Gardening Joys – Harvesting Corn

There’s an old adage that advises corn growers to have the water boiling before you pick the corn.   So as I write this there is a pot of water coming to a boil on the stove.  It’s harvest time for sweet corn here in our test garden, and here’s the blow-by-blow:

We grew Stowell’s Sweet Corn, an heirloom variety, for the first time this year.  We planted 20 plants in a 4×4 square foot bed (using Grow BioIntensive hexagonal spacing.  Confession: the bed should only have fit 16 plants, but we had more sprouts so we tucked them in.  It seems to have worked out fine).

When to harvest: The first sign that corn is ready to harvest is when the silks dry up and turn brown at the tip of each ear.  We had a minor setback when the rats (yes, still battling those) decided to eat the silks off many ears of corn.  Without that tell-tale sign, we had to use the next sign as a guide.

Young corn kernels not quite ready for harvest
Young corn kernels not quite ready for harvest


Bending ears: The ears will start to bend away from the stalk, letting you know that it’s ready to pick.  That leads to the next check point.

Got milk?  After pulling back the husk, the kernels should look full.  Pierce a kernel with your thumbnail and check to see what kind of liquid comes out.  If it’s milky, it’s ready.  If it’s clear, it’s not.  If no fluid comes out, it’s past its prime.

It's ready!
It’s ready!

Some of the ears had sections that looked more like a toothless sister-cousin (above) rather than an ear of corn. That’s because each kernel of corn is attached to one thread of silk.  If the silk doesn’t fertilize with pollen from the tassels, the kernel won’t develop.  With our little vermin incident, some ears didn’t fertilize completely, and some didn’t fertilize at all.

How to Harvest:  Picking corn is simple.  Grab the stalk with one hand and grab an ear of corn with the other.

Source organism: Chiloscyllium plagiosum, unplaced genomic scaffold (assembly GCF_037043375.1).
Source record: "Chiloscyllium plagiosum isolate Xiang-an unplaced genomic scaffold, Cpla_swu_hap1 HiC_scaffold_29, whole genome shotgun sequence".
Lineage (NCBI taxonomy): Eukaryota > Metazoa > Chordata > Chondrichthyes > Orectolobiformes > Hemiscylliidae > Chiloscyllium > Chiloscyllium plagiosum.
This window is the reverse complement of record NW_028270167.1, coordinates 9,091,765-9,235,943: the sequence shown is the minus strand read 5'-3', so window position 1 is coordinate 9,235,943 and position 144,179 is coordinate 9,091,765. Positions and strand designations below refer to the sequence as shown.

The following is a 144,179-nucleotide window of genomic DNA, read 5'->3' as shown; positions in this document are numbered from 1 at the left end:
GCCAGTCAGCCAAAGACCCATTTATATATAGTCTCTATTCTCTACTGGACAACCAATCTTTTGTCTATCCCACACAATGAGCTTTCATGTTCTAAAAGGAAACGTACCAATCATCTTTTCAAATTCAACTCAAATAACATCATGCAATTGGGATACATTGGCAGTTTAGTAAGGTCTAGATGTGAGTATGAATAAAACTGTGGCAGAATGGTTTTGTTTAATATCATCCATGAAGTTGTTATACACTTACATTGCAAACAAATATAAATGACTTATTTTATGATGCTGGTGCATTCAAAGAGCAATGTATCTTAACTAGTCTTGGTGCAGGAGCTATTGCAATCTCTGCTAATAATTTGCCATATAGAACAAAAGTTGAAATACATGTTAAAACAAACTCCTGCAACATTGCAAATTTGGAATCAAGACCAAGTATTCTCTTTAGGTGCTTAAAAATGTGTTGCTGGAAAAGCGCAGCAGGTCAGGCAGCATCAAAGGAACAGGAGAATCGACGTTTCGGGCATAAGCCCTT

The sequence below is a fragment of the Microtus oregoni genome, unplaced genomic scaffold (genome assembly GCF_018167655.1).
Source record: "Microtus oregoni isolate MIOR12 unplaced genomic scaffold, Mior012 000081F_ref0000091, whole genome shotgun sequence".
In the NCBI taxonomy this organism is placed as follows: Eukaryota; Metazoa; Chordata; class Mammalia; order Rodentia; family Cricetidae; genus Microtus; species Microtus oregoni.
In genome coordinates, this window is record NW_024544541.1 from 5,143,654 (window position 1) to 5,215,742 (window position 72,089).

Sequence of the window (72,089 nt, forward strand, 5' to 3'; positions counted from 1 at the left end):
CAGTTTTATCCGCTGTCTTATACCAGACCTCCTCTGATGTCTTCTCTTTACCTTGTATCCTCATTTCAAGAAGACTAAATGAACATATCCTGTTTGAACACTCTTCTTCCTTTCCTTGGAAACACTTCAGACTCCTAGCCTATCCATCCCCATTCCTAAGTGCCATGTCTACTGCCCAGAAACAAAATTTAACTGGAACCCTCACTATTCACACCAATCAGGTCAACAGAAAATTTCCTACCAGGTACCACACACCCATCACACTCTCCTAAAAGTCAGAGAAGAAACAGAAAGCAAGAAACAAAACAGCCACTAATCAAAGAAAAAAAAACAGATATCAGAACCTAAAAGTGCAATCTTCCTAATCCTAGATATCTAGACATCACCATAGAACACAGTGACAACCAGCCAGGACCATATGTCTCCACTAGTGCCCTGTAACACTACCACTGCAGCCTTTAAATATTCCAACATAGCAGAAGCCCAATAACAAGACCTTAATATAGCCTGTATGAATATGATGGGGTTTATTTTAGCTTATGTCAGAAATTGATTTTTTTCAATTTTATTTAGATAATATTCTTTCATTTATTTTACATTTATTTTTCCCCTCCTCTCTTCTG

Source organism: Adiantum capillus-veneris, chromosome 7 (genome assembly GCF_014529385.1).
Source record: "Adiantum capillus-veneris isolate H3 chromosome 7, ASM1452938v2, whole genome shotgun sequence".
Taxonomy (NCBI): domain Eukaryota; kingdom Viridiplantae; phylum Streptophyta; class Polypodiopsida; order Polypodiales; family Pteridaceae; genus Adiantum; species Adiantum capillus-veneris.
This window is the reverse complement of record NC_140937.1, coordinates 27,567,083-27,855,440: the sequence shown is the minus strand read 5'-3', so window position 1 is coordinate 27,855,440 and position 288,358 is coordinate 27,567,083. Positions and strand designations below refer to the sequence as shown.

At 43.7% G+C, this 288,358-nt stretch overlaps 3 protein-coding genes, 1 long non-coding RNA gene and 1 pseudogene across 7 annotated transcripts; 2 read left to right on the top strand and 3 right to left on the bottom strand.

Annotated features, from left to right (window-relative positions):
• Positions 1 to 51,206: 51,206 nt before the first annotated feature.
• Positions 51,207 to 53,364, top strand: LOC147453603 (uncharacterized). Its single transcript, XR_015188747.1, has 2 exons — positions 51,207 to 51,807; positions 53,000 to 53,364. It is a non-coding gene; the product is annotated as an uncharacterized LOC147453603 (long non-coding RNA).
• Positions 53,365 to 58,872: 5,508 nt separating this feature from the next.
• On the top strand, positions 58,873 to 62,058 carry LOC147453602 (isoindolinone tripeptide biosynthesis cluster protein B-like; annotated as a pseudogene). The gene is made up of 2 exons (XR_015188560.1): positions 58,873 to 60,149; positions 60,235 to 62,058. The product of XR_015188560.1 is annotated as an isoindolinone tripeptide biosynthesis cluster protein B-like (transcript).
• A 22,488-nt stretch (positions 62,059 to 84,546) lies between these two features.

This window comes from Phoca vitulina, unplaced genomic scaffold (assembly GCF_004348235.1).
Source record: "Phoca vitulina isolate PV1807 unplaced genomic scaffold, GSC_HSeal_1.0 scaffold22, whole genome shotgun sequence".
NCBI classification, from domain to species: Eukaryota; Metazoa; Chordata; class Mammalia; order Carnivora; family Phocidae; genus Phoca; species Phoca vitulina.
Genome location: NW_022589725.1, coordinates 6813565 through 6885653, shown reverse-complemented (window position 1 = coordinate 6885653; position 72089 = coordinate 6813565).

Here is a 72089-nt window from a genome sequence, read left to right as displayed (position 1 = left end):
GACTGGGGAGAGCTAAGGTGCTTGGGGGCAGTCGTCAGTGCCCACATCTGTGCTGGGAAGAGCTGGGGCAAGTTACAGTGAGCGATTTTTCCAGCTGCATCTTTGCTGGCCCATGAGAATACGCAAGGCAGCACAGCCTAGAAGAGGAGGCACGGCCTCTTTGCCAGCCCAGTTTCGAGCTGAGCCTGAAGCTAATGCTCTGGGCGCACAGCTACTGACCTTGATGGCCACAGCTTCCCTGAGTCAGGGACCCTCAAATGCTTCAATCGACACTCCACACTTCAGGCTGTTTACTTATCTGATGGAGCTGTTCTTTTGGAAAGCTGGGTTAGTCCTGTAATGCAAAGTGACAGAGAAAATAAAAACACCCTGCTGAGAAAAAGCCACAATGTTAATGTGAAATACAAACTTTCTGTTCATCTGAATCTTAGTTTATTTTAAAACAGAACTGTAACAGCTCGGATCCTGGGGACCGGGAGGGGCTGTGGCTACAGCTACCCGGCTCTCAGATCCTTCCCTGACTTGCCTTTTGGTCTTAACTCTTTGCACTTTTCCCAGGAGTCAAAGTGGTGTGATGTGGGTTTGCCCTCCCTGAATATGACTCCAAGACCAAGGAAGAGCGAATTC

Pull the tip of the ear down until it snaps
Pull the tip of the ear down until it snaps

breaking off the corn

Then pull it back up.  It should come right off.  Next comes the fun part – shucking and eating!

We snapped off the tops of each ear since those sections weren't developed.  The rest is good eating!
We snapped off the tops of each ear since those sections weren’t developed. The rest is good eating!


7 minutes  to delicious corn
7 minutes to delicious corn

The verdict:  We ate them right out of the pot.  Our first harvest was tasty and delicious.  It didn’t even need butter or salt.   Of course, if you need ideas for how to prepare your sweet corn harvest, here are a few ideas:

Food Gardening Guide – Cooking and Storing Corn

Real Simple Magazine – plethora of corn recipes

Are you growing corn this season?  Share your growing and harvesting stories here.


This Post Has 3 Comments

  1. Ron Fine

    My first corn crop at OVF and I am harvesting corn but every ear has worms. They always seem to start eating at the top so I have been able to salvage a lot of cobs by simply cutting off the tops. Is there an organic solution for preventing this type of insect damage?

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